Source: http://theenergycollective.com, April 30, 2013
By: Grant McDermott
In planning my series on the environmental impacts of natural gas for The Energy Collective, I had always intended for my third post to cover the critical issue of water needs. While climate concerns may dominate for some (see my previousposts), it seems fair to say that the most contentious aspect of the shale gas revolution is related to fears over high water demands and contamination risks posed by hydraulic fracturing, i.e. “fracking”.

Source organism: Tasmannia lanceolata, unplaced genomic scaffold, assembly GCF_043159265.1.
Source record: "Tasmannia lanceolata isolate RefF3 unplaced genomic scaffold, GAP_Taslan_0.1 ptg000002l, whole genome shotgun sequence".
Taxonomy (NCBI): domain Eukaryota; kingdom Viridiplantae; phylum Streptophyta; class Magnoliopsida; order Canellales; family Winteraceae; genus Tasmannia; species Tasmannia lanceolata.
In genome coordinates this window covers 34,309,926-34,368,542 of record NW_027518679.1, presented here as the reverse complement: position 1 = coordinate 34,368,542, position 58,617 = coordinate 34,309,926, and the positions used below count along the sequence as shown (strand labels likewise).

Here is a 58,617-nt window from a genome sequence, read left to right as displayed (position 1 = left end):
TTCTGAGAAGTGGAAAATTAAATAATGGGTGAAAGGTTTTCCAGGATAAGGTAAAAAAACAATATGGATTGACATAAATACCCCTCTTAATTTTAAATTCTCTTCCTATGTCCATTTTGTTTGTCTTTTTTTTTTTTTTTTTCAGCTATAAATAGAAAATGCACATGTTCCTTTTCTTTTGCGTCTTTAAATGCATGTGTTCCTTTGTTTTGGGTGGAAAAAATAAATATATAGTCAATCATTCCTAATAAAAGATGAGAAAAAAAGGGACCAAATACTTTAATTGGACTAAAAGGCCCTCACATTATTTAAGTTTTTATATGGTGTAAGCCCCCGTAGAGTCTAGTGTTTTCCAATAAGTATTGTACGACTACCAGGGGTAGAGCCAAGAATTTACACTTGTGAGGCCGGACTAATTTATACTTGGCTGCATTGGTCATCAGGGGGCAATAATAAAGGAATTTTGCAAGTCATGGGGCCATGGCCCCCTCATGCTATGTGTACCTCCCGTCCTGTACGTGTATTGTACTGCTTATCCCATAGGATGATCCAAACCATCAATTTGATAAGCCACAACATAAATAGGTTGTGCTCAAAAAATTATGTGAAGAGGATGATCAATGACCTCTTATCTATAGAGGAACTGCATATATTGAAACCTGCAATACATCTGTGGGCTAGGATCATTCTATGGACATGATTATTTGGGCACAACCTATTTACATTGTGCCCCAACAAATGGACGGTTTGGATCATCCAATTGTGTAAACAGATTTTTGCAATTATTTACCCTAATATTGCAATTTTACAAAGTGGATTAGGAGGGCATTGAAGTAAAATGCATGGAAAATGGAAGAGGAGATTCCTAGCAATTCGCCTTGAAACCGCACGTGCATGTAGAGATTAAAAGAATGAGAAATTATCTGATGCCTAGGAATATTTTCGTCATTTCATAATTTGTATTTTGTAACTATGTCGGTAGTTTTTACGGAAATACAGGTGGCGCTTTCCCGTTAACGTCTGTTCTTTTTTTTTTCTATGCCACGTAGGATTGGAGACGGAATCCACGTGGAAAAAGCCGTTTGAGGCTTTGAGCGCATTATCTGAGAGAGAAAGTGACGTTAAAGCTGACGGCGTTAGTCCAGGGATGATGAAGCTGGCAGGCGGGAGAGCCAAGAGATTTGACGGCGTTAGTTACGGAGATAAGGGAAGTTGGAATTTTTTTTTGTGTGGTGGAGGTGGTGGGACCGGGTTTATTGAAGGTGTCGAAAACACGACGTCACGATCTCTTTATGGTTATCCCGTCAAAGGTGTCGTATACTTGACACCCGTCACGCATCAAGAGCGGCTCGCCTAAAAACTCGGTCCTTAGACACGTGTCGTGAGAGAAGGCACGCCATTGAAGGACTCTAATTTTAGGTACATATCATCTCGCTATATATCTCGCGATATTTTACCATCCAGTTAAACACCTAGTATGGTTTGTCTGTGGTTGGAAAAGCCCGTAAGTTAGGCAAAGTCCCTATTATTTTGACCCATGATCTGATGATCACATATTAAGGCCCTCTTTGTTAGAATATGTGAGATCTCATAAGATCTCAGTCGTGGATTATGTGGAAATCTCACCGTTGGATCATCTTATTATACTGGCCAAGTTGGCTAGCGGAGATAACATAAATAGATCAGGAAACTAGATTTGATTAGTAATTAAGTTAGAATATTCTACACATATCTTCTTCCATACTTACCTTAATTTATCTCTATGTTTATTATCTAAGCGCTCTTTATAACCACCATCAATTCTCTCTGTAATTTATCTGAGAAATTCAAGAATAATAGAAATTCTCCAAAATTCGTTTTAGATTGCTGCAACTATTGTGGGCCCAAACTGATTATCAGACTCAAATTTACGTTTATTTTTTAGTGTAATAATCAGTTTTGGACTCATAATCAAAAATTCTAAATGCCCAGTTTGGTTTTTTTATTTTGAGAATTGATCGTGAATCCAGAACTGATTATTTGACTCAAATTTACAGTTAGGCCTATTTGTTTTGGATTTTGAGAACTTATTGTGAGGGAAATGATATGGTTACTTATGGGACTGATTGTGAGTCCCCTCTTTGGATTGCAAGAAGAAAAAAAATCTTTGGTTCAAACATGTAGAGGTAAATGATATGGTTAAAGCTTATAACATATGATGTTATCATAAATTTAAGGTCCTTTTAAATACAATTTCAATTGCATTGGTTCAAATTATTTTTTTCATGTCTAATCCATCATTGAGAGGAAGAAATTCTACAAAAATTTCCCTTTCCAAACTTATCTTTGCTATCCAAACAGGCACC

Unfortunately for me, Jesse Jenkins inadvertently pre-empted my article with a great recent post asking how much water is actually consumed by fracking for shale gas? (Short answer, probably not nearly as much as you think.) While I don’t wish to reproduce Jesse’s article verbatim, I think a recapitulation of his main points is in order:
The U.S. fracking industry was responsible for around 0.3 percent of the country’s total freshwater consumption in 2011. Even in arid regions like Texas, this figure is probably not much larger than one percent.